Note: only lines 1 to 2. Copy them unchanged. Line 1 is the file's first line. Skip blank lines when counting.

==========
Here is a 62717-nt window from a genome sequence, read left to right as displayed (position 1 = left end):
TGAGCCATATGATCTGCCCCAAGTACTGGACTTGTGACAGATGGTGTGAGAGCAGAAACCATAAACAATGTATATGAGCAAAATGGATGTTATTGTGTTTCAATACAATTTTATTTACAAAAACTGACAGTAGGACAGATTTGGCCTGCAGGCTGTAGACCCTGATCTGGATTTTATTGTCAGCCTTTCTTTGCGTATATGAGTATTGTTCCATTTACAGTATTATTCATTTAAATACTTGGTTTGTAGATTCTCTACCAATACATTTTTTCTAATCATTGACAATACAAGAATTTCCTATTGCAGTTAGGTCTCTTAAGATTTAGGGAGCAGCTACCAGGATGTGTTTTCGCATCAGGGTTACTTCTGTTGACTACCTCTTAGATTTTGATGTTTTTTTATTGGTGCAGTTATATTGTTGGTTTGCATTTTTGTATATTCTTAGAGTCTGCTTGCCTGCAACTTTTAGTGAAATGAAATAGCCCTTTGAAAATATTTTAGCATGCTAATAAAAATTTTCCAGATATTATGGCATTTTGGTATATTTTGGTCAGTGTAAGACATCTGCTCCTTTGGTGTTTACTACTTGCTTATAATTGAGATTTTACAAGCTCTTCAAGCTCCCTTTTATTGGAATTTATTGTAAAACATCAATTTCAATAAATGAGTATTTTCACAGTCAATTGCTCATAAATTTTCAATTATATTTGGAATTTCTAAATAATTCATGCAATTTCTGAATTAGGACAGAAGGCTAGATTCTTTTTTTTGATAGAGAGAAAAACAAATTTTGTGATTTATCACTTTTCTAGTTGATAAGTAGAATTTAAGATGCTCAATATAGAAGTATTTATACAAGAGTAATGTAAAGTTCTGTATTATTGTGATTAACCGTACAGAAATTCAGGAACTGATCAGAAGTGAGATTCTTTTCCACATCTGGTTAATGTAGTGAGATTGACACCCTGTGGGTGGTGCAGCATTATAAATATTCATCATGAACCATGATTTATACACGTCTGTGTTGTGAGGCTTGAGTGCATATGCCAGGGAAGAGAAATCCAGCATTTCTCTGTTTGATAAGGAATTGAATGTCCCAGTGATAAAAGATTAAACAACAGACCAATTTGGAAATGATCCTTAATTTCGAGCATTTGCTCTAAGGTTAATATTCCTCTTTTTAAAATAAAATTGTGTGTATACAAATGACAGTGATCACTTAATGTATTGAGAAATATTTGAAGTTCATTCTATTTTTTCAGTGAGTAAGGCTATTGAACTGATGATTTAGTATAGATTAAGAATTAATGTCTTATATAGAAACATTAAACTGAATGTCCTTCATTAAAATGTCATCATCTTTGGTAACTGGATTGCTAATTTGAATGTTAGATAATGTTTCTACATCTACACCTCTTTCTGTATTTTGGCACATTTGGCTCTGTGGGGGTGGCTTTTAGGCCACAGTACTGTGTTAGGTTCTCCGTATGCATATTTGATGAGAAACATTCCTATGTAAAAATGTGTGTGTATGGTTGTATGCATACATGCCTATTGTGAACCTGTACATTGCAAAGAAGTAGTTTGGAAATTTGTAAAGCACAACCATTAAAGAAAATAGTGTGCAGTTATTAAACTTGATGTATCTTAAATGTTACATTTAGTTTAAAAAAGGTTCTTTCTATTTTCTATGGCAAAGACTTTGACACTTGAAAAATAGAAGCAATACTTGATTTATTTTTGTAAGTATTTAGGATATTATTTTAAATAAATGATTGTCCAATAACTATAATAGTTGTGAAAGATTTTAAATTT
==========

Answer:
Here is a 62717-nt window from a genome sequence, read left to right as displayed (position 1 = left end):
TGAGCCATATGATCTGCCCCAAGTACTGGACTTGTGACAGATGGTGTGAGAGCAGAAACCATAAACAATGTATATGAGCAAAATGGATGTTATTGTGTTTCAATACAATTTTATTTACAAAAACTGACAGTAGGACAGATTTGGCCTGCAGGCTGTAGACCCTGATCTGGATTTTATTGTCAGCCTTTCTTTGCGTATATGAGTATTGTTCCATTTACAGTATTATTCATTTAAATACTTGGTTTGTAGATTCTCTACCAATACATTTTTTCTAATCATTGACAATACAAGAATTTCCTATTGCAGTTAGGTCTCTTAAGATTTAGGGAGCAGCTACCAGGATGTGTTTTCGCATCAGGGTTACTTCTGTTGACTACCTCTTAGATTTTGATGTTTTTTTATTGGTGCAGTTATATTGTTGGTTTGCATTTTTGTATATTCTTAGAGTCTGCTTGCCTGCAACTTTTAGTGAAATGAAATAGCCCTTTGAAAATATTTTAGCATGCTAATAAAAATTTTCCAGATATTATGGCATTTTGGTATATTTTGGTCAGTGTAAGACATCTGCTCCTTTGGTGTTTACTACTTGCTTATAATTGAGATTTTACAAGCTCTTCAAGCTCCCTTTTATTGGAATTTATTGTAAAACATCAATTTCAATAAATGAGTATTTTCACAGTCAATTGCTCATAAATTTTCAATTATATTTGGAATTTCTAAATAATTCATGCAATTTCTGAATTAGGACAGAAGGCTAGATTCTTTTTTTTGATAGAGAGAAAAACAAATTTTGTGATTTATCACTTTTCTAGTTGATAAGTAGAATTTAAGATGCTCAATATAGAAGTATTTATACAAGAGTAATGTAAAGTTCTGTATTATTGTGATTAACCGTACAGAAATTCAGGAACTGATCAGAAGTGAGATTCTTTTCCACATCTGGTTAATGTAGTGAGATTGACACCCTGTGGGTGGTGCAGCATTATAAATATTCATCATGAACCATGATTTATACACGTCTGTGTTGTGAGGCTTGAGTGCATATGCCAGGGAAGAGAAATCCAGCATTTCTCTGTTTGATAAGGAATTGAATGTCCCAGTGATAAAAGATTAAACAACAGACCAATTTGGAAATGATCCTTAATTTCGAGCATTTGCTCTAAGGTTAATATTCCTCTTTTTAAAATAAAATTGTGTGTATACAAATGACAGTGATCACTTAATGTATTGAGAAATATTTGAAGTTCATTCTATTTTTTCAGTGAGTAAGGCTATTGAACTGATGATTTAGTATAGATTAAGAATTAATGTCTTATATAGAAACATTAAACTGAATGTCCTTCATTAAAATGTCATCATCTTTGGTAACTGGATTGCTAATTTGAATGTTAGATAATGTTTCTACATCTACACCTCTTTCTGTATTTTGGCACATTTGGCTCTGTGGGGGTGGCTTTTAGGCCACAGTACTGTGTTAGGTTCTCCGTATGCATATTTGATGAGAAACATTCCTATGTAAAAATGTGTGTGTATGGTTGTATGCATACATGCCTATTGTGAACCTGTACATTGCAAAGAAGTAGTTTGGAAATTTGTAAAGCACAACCATTAAAGAAAATAGTGTGCAGTTATTAAACTTGATGTATCTTAAATGTTACATTTAGTTTAAAAAAGGTTCTTTCTATTTTCTATGGCAAAGACTTTGACACTTGAAAAATAGAAGCAATACTTGATTTATTTTTGTAAGTATTTAGGATATTATTTTAAATAAATGATTGTCCAATAACTATAATAGTTGTGAAAGATTTTAAATTT